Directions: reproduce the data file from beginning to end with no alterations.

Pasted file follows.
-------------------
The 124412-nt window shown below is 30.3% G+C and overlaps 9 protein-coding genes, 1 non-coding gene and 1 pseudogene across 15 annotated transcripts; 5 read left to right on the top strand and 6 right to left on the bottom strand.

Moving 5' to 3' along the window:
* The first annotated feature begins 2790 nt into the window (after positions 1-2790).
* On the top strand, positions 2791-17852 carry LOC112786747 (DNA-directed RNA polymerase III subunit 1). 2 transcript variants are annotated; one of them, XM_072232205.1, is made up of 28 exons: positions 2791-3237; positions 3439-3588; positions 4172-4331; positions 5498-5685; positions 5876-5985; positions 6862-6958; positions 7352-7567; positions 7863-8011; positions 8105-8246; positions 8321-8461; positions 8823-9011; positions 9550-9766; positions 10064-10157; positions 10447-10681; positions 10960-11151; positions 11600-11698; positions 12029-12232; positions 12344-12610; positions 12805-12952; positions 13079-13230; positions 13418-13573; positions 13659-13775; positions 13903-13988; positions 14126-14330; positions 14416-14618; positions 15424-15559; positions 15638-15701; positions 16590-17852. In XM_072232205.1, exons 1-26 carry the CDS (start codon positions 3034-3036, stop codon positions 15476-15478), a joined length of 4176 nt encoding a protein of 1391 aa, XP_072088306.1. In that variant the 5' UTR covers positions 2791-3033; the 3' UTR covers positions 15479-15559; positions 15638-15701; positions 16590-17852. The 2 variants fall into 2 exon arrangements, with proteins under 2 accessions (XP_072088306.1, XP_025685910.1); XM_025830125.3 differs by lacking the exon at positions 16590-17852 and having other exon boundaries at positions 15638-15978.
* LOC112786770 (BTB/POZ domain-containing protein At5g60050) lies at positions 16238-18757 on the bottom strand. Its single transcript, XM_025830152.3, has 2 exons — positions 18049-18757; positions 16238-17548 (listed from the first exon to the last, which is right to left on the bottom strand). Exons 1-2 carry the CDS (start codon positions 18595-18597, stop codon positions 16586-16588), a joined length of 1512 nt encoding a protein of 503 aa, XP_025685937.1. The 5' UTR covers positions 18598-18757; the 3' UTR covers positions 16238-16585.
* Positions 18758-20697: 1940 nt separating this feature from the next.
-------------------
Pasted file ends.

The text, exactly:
The 124412-nt window shown below is 30.3% G+C and overlaps 9 protein-coding genes, 1 non-coding gene and 1 pseudogene across 15 annotated transcripts; 5 read left to right on the top strand and 6 right to left on the bottom strand.

Moving 5' to 3' along the window:
* The first annotated feature begins 2790 nt into the window (after positions 1-2790).
* On the top strand, positions 2791-17852 carry LOC112786747 (DNA-directed RNA polymerase III subunit 1). 2 transcript variants are annotated; one of them, XM_072232205.1, is made up of 28 exons: positions 2791-3237; positions 3439-3588; positions 4172-4331; positions 5498-5685; positions 5876-5985; positions 6862-6958; positions 7352-7567; positions 7863-8011; positions 8105-8246; positions 8321-8461; positions 8823-9011; positions 9550-9766; positions 10064-10157; positions 10447-10681; positions 10960-11151; positions 11600-11698; positions 12029-12232; positions 12344-12610; positions 12805-12952; positions 13079-13230; positions 13418-13573; positions 13659-13775; positions 13903-13988; positions 14126-14330; positions 14416-14618; positions 15424-15559; positions 15638-15701; positions 16590-17852. In XM_072232205.1, exons 1-26 carry the CDS (start codon positions 3034-3036, stop codon positions 15476-15478), a joined length of 4176 nt encoding a protein of 1391 aa, XP_072088306.1. In that variant the 5' UTR covers positions 2791-3033; the 3' UTR covers positions 15479-15559; positions 15638-15701; positions 16590-17852. The 2 variants fall into 2 exon arrangements, with proteins under 2 accessions (XP_072088306.1, XP_025685910.1); XM_025830125.3 differs by lacking the exon at positions 16590-17852 and having other exon boundaries at positions 15638-15978.
* LOC112786770 (BTB/POZ domain-containing protein At5g60050) lies at positions 16238-18757 on the bottom strand. Its single transcript, XM_025830152.3, has 2 exons — positions 18049-18757; positions 16238-17548 (listed from the first exon to the last, which is right to left on the bottom strand). Exons 1-2 carry the CDS (start codon positions 18595-18597, stop codon positions 16586-16588), a joined length of 1512 nt encoding a protein of 503 aa, XP_025685937.1. The 5' UTR covers positions 18598-18757; the 3' UTR covers positions 16238-16585.
* Positions 18758-20697: 1940 nt separating this feature from the next.